Modern Systems on Chips (SoCs) commonly require either large amounts of embedded SRAM (for example for machine learning algorithms) or ultra low leakage (IoT), both applications coming with their own set of challenges that need to be addressed. In cases of large amounts of SRAM, the embedded memory in SoCs can reach several Mbs. In such cases, the memory area accounts for a large portion of the chip area. To reduce the area impact, bitcells are often designed for highest density, using close-to-minimum size transistors. Pelgroms Law states that variation of the threshold voltage of a transistor is proportional to 1/ √ LW where L and W are the length and width of the transistor respectively. This increases the likelihood for a transistors threshold voltage to get close to the supply voltage (near-threshold operation), and consequently the risk for bitcell instability.

Figure 1: Chip failure rate in function of the bitcell failure rate expressed in sigma under the assumption that if a single bitcell fails, the entire chip fails.

As can be seen in the plot, more than 6σ yield can be required for memory-intensive cuts. One of the most efficient approaches for low leakage designs is to work at a scaled supply voltage.

However, the minimum operating voltage of modern SRAMs can barely scale before bitcells start losing stability. A common way to mitigate this issue is to use dual rail memories. However, doing so requires on chip DC-DC converters which come with a penalty on both area and power. Furthermore, as the supply voltage approaches the threshold voltage, sensitivity to process variations become larger because of the increasing risk of reaching near-threshold operation. In order to mitigate the impact of variations while optimizing for power efficiency, it is necessary to minimize design margins via accurate high sigma simulations. These need to evaluate reliability and behavior across all targeted process corners and supply voltages as well as the effects of required assist techniques. 1 Xenergic is utilizing both voltage scaling and various assist techniques to provide memories that are tailored to any given application. In order to guarantee access time and robustness of our memories, it is imperative to get a complete view of the stability and performance effects of each configuration. To this end, we have developed XenVerifier, our in-house characterizer which accurately evaluates all components of the memory with respect to power, performance and yield.

1.1 Bitcell qualification

In order for a bitcell to be usable with a given configuration, 6σ (or higher) reliability in at least following modes has to be confirmed: • Data retention in sleep mode • Data retention during access • Read access within time constraint • Write access within time constraint


Figure 2: With importance sampling, we are sampling from variation cases that normally are extremely rare. Here, the dotted curve represents the distribution of threshold voltages in the physical model. The solid curve shows a generated distribution shifted 4.5 standard deviations (σ) to the left.


1.2 Bitcell evaluation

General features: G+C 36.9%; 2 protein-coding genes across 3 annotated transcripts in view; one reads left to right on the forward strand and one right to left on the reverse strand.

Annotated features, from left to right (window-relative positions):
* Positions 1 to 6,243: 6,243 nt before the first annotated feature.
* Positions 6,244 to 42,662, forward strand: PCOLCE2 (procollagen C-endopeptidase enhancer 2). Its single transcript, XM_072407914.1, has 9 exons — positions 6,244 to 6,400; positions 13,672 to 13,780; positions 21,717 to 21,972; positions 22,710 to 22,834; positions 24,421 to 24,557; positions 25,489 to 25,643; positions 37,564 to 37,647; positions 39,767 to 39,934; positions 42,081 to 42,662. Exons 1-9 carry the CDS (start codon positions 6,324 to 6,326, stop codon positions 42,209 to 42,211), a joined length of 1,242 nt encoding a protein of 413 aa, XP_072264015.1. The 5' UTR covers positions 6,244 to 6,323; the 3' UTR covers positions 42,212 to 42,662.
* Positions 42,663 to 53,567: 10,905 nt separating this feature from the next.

The conventional way of statistically characterizing any component is to run a set of Monte Carlo (MC) simulations. However, the number of MC simulations required to verify the yield of a circuit is dependent on the desired yield. 2 Bitcells commonly occurs in the millions on a chip making extremely high yield necessary, typically calling for a yield of 6σ (∼ 10−9 probability of failure). As can be seen in Figure 1, even higher bitcell yield may be required as varies with cut size and expected chip yield. Estimating this yield with 10% tolerance and a 95% confidence would require 380 billion MC simulations and take years to simulate, which is obviously not feasible. A common way to handle this issue is with importance sampling, a method in which sampling distributions are shifted so that very improbable variation scenarios are being simulated (see Figure 2). The probability of getting those low-probability samples are then mapped back to the original distribution and used to estimate the failure rate.

Figure 3: XenVerifier converges much faster than MC. Here, a high failure rate case is demonstrated to make a MC comparison feasible.


XenVerifier evaluates bitcell behavior with 6σ+ variations by using our patented approach for rare failure event simulation. It features failure rate independent simulation time and a speedup of over 6 orders of magnitude compared to MC in normal cases. The approach has been verified to accurately find the most likely points of failure in circuits with over 300 variation parameters and dynamically modify sampling distributions accordingly. Figure 3 shows an example comparison against MC in a case with 4σ failure rate. It should be emphasized that if it were 6σ, MC would not find a single failing case while XenVerifier would converge at a similar rate. The high speed and accuracy of the XenVerifier allows us to evaluate bitcell performance and stability under a wide range of combinations of architecture choices and assist techniques. This information is then fed to XenCompiler which will choose the most area and/or power efficient configuration that meets the provided specifications.

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